Glenn Howard admits Eve Muirhead is having to keep his feet on the ground as he finally achieves his Olympic ambition.
Howard is a four-time world champion but he never won the match that mattered most – the Canadian Olympic team trial. And it still hurts most that he lost to Kevin Martin in the final trial in 2010, meaning he could not compete in his home games in Vancouver, watching on the television as Martin took gold.
Now tactical coach to Eve Muirhead’s Great Britain rink, Howard admits he has to pinch himself as he strolls around the Olympic Village, albeit not wearing the red and white uniform of Canada.
“I’m 55 years old and I can’t believe I’m finally here,” he jokes. “I haven’t been to an Olympics but I’ve played some big games and I can tell a lot about what they’re going to feel and experience.
“All the girls have been an absolute dream to work with. Eve herself is one of the nicest people you’d ever want to meet.Underneath that sweet veneer she’s a fierce competitor and wants to do everything possible to win. She’s had two Games already, there’s nothing here that’s going to surprise her.
“As a newbie like me you’re coming in and you’re taking it all in but she’s just treating this as another Olympic Games.”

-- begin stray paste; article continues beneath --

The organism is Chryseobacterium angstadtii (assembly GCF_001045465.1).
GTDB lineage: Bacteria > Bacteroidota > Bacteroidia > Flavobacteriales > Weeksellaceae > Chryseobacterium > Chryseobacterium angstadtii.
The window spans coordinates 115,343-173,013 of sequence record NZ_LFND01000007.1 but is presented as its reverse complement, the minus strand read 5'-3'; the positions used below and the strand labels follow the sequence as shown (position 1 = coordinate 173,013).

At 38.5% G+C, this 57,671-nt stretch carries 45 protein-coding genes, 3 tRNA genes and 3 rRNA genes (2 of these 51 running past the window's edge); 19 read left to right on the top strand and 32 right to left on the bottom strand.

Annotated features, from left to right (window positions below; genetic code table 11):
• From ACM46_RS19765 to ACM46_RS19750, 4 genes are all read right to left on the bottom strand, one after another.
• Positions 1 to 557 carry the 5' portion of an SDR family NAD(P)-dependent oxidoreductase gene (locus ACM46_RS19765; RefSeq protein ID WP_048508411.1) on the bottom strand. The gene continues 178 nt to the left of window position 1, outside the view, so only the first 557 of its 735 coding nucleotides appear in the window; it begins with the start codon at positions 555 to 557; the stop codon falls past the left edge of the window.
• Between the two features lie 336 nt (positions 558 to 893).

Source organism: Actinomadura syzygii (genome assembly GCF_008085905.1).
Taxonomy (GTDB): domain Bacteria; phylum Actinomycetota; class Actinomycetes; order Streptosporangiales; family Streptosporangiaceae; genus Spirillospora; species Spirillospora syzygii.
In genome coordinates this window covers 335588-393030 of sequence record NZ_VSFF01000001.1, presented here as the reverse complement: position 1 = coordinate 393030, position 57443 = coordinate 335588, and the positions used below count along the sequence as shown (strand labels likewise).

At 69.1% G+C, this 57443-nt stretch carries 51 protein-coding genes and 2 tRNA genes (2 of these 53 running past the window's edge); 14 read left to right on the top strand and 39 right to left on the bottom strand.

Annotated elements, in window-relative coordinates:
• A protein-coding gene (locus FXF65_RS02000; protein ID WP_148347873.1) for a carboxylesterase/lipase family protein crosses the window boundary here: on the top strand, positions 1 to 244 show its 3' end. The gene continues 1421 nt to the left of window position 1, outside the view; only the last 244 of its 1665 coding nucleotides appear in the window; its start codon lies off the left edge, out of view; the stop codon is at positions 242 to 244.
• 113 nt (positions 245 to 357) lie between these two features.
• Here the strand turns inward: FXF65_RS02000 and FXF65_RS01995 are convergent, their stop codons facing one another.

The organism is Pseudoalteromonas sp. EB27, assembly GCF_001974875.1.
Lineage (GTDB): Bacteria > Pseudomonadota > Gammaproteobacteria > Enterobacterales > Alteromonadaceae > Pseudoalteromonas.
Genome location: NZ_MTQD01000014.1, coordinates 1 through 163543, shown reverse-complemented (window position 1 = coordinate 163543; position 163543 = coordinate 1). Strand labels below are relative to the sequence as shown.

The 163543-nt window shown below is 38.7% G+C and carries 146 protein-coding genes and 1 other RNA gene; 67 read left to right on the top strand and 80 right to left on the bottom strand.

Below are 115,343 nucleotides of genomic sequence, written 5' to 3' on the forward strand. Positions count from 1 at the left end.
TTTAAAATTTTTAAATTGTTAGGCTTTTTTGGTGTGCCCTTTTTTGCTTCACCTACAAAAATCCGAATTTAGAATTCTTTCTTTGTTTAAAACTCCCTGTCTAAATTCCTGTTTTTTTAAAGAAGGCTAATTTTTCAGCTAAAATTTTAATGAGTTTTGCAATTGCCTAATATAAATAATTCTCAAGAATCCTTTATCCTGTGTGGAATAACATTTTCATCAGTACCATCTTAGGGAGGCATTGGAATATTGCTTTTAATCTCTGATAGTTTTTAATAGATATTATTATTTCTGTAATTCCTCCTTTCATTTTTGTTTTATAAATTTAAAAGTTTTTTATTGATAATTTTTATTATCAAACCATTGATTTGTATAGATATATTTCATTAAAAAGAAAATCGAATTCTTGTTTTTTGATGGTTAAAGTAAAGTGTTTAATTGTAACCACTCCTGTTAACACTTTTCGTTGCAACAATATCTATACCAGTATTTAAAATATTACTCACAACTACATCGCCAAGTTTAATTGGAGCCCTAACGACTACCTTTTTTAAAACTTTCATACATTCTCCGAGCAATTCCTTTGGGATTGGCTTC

No quarter is asked or given in the cut and thrust world of Canadian curling. There are pre-trials to the trials for their Olympic team, indeed bring the top 10 teams in Canada to the Olympics rather than the top 10 teams in the world and you’d still have some competition. However, Howard admits working with two such inter-connected teams brings its advantages.
David Smith was the British skip when curling was an exhibition sport at the 1988 Games in Calgary, while Gordon Muirhead was the second in Hammy McMillan’s team at the 1992 Albertville Olympics.
Five of their children – half the team – are here in Pyeongchang, a remarkable achievement for two farming families living just 50 miles apart.
Kyle Smith and brother Cammy are taking time off their family dairy farm while Muirhead brothers Glen and Tom are skipping lambing to make their Olympic debuts.
“We’re a close-knit sport,” said Kyle. “When you go to an ice rink at home you will always meet someone that you know. Everyone knows everyone in our sport and it’s a great game to get people talking.”
But while Smith wants to fly under the radar, Muirhead has asked the British public to give her a nickname as she prepares to upgrade her Olympic curling bronze.
Canada’s men’s skip Kevin Koe is nicknamed ‘The Ninja’ and Muirhead wants a piece of the action too – and it must be something more imaginative than ‘Ice Maiden’.
“I’d be pleased for the public to decide a nickname for me,” she said. “I haven’t got one that I know of.”
l Watch Eve Muirhead’s first match against Olympic Athletes from Russia on Eurosport Player tomorrow. Don’t miss a moment of the Olympic Winter Games on Eurosport and Eurosport Player. Go to www.Eurosport.co.uk